The Caribbean Hotel and Tourism Association (CHTA) welcomes the focus of Earth Day 2017 on Environmental and Climate Literacy, especially at a time when the very existence or impact of climate change is being challenged by some, if not outrightly denied and dismissed.
The 1992 Earth Summit in Rio was "our last chance to save the Earth". Twenty-five years later, we must take stock of where we are and unite to face the realities of climate change, especially in a region and an industry as vulnerable as ours. Most importantly, we must take action.
Our association is committed to ensuring our members and our destinations are fully conversant with the need to be climatically responsible. We know that being aware of the dangers of climate-changing activities not only helps to protect the environment but is also good for business.
In a sense, the Caribbean region is the world's lungs. People come to our shores for fresh air and clean seas in which to relax.
Individually our islands may be small, but collectively we can make a significant statement to the world about our care and concern for protecting our fragile natural resources. We do not have room for waste, nor can we afford to muddy our own pool when we are inviting the world to come and splash in its pristine clarity.
Looking after our environment is not just good for the planet, it is good for our livelihoods as well. It is not only economically efficient, but many of our guests want to know that their presence is preserving the region rather than polluting it.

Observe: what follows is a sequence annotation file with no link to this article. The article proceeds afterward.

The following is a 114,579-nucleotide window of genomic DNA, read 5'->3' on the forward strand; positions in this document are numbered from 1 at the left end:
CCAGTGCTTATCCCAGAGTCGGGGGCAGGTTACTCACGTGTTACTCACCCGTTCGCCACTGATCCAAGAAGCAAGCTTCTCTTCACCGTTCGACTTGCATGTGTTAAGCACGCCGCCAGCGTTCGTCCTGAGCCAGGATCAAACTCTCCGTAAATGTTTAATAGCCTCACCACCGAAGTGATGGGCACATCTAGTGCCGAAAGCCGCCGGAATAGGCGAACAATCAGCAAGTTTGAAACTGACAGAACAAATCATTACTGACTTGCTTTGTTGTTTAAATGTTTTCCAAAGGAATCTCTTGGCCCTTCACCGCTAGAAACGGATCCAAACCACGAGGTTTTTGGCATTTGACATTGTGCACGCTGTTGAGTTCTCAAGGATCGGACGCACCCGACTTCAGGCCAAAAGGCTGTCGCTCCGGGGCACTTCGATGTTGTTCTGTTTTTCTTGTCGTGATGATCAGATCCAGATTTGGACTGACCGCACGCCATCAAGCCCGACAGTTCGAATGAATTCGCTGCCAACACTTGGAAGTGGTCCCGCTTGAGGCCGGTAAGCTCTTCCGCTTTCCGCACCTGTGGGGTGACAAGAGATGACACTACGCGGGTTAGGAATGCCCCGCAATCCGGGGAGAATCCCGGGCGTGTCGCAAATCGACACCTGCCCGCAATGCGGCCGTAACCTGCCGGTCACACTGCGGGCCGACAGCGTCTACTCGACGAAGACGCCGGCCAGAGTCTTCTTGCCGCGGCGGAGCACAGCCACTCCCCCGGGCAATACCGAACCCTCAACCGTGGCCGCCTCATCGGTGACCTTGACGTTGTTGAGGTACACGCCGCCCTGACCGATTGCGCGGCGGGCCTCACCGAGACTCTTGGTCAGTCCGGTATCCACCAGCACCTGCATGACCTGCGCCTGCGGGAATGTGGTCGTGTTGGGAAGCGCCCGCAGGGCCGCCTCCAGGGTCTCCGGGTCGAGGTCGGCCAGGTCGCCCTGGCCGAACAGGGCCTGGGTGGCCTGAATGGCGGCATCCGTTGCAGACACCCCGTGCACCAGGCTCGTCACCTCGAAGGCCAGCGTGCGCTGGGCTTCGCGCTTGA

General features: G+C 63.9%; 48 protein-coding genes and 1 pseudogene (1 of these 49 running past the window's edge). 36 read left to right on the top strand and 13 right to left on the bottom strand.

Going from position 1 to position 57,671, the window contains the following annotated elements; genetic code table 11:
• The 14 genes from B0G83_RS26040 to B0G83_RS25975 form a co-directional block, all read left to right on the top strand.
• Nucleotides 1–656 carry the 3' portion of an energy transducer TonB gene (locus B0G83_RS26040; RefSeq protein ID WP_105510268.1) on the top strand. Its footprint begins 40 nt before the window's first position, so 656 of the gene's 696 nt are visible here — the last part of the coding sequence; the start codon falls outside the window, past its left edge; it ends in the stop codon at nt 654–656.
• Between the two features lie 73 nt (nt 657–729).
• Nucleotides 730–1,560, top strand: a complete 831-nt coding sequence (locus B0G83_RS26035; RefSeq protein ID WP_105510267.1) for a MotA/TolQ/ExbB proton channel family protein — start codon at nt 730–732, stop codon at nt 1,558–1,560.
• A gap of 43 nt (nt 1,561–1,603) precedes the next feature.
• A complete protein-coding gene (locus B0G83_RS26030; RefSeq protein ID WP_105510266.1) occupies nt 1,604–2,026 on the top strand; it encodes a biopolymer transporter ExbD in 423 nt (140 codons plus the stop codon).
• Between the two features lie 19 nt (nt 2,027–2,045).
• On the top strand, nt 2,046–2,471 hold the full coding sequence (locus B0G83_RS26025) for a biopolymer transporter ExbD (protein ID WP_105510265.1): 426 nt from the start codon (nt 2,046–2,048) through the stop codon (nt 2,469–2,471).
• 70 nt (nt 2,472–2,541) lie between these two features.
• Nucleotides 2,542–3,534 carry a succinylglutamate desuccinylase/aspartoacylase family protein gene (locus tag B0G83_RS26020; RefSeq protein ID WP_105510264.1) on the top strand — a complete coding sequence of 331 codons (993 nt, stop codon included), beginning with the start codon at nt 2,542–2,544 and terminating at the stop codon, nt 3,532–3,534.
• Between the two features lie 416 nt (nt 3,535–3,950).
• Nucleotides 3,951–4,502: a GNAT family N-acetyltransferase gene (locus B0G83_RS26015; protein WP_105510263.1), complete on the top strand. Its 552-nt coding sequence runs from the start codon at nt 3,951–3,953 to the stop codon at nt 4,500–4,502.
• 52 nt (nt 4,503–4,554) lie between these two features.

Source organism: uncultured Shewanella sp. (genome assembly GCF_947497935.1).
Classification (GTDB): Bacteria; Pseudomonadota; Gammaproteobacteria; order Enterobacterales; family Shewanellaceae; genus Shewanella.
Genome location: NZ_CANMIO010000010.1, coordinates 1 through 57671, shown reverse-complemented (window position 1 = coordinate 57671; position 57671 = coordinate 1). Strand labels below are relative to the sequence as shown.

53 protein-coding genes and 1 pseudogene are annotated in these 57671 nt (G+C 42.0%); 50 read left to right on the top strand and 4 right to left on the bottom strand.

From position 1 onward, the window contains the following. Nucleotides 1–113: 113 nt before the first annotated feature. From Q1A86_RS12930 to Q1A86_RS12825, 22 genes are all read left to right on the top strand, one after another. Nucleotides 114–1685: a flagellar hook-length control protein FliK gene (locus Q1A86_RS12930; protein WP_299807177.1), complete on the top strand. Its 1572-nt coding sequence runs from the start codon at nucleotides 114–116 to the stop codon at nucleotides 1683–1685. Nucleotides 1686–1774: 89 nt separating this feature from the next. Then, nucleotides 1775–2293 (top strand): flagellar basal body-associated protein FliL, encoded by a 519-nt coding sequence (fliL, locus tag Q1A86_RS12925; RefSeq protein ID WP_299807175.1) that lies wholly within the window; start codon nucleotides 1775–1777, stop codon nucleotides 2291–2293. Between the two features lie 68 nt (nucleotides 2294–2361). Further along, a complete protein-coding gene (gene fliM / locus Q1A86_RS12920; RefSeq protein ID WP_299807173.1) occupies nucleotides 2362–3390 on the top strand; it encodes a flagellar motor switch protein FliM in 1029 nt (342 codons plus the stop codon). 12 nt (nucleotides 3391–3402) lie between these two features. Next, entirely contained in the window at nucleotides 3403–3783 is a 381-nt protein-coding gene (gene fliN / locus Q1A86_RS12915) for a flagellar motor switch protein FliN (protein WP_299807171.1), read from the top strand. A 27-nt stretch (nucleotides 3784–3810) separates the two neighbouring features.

The governments of the Caribbean played an instrumental role in the adoption of the 2015 agreement at the Paris climate conference. CHTA is calling on the region's public and private sector stakeholders to renew our support for the Caribbean Community's call for a cap on the world's temperature rise at 1.5 degrees Centigrade made to the United Nations conference in Paris. Anything less than a full commitment to the accords reached in Paris would have devastating consequences for the region.
Furthermore, we should increase our climate knowledge by supporting research and mitigation measures to counter losses.
CHTA is working on several fronts to create a more sustainable tourism industry by adopting measures to reduce the carbon footprints of our members. With the support of the Inter-American Development Bank, detailed energy efficiency audits have been conducted on more than 150 regional hotels. Additional energy conservation work in the tourism sector is being done with the support of the United States Agency for International Development.
Through these and other initiatives, many of the region's hotels have put energy efficiency measures in place, and our sector has advanced training, policies and incentives that support greater efficiencies and lower carbon footprints. Many of the region's governments have put in place policies to promote energy efficiency, water conservation and waste management. These efforts need to continue.
The Earth Day focus this year on Environmental and Climate Change Literacy fits well with the UN's declaration of 2017 as the International Year of Sustainable Tourism for Development because controlling the release of climate-changing emissions is a key element in advancing the contribution of the tourism sector to the three pillars of sustainability - economic, social and environmental.
Such continuing education will raise awareness of the true dimensions of a sector that is often undervalued because of a lack of literacy on its real contributions across all areas of society.
In the Caribbean, we benefit enormously from our region's biggest money earner and CHTA unreservedly embraces our responsibility to ensure that tourism is sustainable so it can be an even greater contributor to the socioeconomic development of the region, supporting our schools, our hospitals, our businesses and our culture while preserving the environment, which is our biggest asset.
Let's Save the Earth - and Keep the Caribbean Clean!